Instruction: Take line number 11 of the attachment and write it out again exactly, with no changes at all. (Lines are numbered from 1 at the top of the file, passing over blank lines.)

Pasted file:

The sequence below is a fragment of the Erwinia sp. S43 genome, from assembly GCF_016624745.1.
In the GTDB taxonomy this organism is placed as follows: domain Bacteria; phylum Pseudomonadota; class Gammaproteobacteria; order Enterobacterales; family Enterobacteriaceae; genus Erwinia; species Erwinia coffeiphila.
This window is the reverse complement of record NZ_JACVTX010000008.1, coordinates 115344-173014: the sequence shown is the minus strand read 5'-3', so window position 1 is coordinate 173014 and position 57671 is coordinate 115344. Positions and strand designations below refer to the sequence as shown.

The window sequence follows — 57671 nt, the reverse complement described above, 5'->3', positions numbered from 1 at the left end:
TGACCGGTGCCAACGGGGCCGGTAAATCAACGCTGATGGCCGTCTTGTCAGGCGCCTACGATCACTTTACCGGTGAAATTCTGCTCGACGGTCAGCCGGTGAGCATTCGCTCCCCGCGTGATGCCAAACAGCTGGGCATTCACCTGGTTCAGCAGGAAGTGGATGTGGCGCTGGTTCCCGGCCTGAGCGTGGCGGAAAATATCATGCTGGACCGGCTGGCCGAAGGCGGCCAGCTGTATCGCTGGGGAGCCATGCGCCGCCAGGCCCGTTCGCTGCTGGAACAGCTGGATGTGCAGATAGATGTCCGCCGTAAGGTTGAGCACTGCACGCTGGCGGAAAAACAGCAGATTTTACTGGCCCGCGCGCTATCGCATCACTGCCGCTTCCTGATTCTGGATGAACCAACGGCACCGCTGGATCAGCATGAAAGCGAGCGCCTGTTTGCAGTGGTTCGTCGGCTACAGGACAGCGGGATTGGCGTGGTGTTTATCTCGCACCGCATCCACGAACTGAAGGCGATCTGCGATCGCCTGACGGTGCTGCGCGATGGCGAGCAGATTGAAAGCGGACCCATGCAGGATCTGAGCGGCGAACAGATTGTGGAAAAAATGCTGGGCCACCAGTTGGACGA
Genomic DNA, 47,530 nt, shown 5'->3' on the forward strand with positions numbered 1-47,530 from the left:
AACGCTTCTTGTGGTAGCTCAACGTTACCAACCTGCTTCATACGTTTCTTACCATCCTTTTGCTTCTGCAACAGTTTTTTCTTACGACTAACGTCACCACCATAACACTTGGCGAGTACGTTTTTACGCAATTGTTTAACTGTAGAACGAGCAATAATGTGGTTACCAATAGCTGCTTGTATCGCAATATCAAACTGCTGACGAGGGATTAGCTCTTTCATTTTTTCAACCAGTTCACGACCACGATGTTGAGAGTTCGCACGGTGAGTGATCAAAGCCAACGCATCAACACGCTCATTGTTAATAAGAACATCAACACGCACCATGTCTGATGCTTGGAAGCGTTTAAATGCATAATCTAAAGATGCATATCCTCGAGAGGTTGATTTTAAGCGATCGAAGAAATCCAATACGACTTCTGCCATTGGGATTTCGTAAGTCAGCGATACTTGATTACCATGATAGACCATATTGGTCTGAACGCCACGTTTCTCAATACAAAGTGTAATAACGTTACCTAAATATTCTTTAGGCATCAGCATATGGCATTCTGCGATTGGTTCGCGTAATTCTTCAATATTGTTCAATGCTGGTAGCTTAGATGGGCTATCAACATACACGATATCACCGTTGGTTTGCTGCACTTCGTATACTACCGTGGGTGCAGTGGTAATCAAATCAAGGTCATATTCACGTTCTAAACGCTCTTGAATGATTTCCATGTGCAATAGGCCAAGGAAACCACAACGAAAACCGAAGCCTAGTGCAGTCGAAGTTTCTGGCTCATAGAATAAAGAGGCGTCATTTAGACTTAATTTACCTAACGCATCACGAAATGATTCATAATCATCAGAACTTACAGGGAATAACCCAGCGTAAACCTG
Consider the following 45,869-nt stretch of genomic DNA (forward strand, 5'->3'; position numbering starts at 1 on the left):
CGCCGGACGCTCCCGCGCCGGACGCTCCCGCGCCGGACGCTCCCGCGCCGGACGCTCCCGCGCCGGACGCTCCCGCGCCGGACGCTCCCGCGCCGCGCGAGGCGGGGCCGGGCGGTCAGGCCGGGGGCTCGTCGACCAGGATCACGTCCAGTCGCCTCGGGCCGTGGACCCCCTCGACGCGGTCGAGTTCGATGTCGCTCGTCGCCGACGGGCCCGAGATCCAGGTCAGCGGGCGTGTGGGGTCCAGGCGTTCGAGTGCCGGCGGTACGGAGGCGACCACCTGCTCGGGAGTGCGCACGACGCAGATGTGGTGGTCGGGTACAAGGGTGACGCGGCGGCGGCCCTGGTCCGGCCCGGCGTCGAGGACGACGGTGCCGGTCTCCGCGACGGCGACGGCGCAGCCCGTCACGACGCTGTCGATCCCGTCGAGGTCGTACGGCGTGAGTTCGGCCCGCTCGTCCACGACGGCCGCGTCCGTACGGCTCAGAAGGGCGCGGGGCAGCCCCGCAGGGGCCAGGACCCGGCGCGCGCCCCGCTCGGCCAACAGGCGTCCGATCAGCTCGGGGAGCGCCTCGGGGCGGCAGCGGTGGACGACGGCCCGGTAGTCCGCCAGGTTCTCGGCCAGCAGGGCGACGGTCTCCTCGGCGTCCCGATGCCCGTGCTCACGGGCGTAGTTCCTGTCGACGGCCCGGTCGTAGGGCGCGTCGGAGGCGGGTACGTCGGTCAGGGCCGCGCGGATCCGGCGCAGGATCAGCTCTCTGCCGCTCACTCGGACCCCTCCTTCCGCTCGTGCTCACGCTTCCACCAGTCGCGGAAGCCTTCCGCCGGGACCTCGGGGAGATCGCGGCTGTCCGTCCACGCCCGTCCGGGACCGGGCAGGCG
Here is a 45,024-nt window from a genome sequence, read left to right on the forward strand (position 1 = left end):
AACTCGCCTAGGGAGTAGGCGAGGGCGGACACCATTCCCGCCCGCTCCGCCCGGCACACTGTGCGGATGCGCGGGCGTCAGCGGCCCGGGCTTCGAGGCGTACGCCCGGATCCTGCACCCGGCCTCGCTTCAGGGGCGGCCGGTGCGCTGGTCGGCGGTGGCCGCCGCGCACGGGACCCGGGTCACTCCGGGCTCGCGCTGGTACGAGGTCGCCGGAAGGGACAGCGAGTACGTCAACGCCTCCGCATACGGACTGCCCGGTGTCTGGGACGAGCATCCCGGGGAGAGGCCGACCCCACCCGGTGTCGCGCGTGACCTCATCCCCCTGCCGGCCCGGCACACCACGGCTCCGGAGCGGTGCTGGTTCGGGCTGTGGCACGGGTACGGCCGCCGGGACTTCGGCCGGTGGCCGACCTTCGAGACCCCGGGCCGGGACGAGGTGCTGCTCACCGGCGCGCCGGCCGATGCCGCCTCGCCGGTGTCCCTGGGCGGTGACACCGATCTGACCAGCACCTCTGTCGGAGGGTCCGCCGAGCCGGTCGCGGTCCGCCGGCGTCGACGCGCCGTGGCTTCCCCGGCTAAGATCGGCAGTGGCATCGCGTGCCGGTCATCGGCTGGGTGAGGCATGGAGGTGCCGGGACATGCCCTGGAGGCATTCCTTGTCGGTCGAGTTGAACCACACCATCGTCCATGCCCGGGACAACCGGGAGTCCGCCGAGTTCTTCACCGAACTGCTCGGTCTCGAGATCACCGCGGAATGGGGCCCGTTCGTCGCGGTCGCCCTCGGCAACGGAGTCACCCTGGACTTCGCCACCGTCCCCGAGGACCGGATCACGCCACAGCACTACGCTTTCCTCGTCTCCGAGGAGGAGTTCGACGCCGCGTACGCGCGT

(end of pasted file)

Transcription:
AACTCGCCTAGGGAGTAGGCGAGGGCGGACACCATTCCCGCCCGCTCCGCCCGGCACACTGTGCGGATGCGCGGGCGTCAGCGGCCCGGGCTTCGAGGCGTACGCCCGGATCCTGCACCCGGCCTCGCTTCAGGGGCGGCCGGTGCGCTGGTCGGCGGTGGCCGCCGCGCACGGGACCCGGGTCACTCCGGGCTCGCGCTGGTACGAGGTCGCCGGAAGGGACAGCGAGTACGTCAACGCCTCCGCATACGGACTGCCCGGTGTCTGGGACGAGCATCCCGGGGAGAGGCCGACCCCACCCGGTGTCGCGCGTGACCTCATCCCCCTGCCGGCCCGGCACACCACGGCTCCGGAGCGGTGCTGGTTCGGGCTGTGGCACGGGTACGGCCGCCGGGACTTCGGCCGGTGGCCGACCTTCGAGACCCCGGGCCGGGACGAGGTGCTGCTCACCGGCGCGCCGGCCGATGCCGCCTCGCCGGTGTCCCTGGGCGGTGACACCGATCTGACCAGCACCTCTGTCGGAGGGTCCGCCGAGCCGGTCGCGGTCCGCCGGCGTCGACGCGCCGTGGCTTCCCCGGCTAAGATCGGCAGTGGCATCGCGTGCCGGTCATCGGCTGGGTGAGGCATGGAGGTGCCGGGACATGCCCTGGAGGCATTCCTTGTCGGTCGAGTTGAACCACACCATCGTCCATGCCCGGGACAACCGGGAGTCCGCCGAGTTCTTCACCGAACTGCTCGGTCTCGAGATCACCGCGGAATGGGGCCCGTTCGTCGCGGTCGCCCTCGGCAACGGAGTCACCCTGGACTTCGCCACCGTCCCCGAGGACCGGATCACGCCACAGCACTACGCTTTCCTCGTCTCCGAGGAGGAGTTCGACGCCGCGTACGCGCGT